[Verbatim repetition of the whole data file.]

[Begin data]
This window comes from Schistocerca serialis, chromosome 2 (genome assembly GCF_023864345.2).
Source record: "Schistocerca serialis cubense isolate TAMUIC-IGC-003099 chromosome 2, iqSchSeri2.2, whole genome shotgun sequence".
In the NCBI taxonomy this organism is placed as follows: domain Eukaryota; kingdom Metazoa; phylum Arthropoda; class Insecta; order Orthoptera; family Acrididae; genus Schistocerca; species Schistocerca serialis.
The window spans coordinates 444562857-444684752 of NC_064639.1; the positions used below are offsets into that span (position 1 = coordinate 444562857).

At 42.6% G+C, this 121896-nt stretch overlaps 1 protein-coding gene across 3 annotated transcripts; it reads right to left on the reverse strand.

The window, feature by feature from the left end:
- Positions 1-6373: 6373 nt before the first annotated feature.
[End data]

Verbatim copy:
This window comes from Schistocerca serialis, chromosome 2 (genome assembly GCF_023864345.2).
Source record: "Schistocerca serialis cubense isolate TAMUIC-IGC-003099 chromosome 2, iqSchSeri2.2, whole genome shotgun sequence".
In the NCBI taxonomy this organism is placed as follows: domain Eukaryota; kingdom Metazoa; phylum Arthropoda; class Insecta; order Orthoptera; family Acrididae; genus Schistocerca; species Schistocerca serialis.
The window spans coordinates 444562857-444684752 of NC_064639.1; the positions used below are offsets into that span (position 1 = coordinate 444562857).

At 42.6% G+C, this 121896-nt stretch overlaps 1 protein-coding gene across 3 annotated transcripts; it reads right to left on the reverse strand.

The window, feature by feature from the left end:
- Positions 1-6373: 6373 nt before the first annotated feature.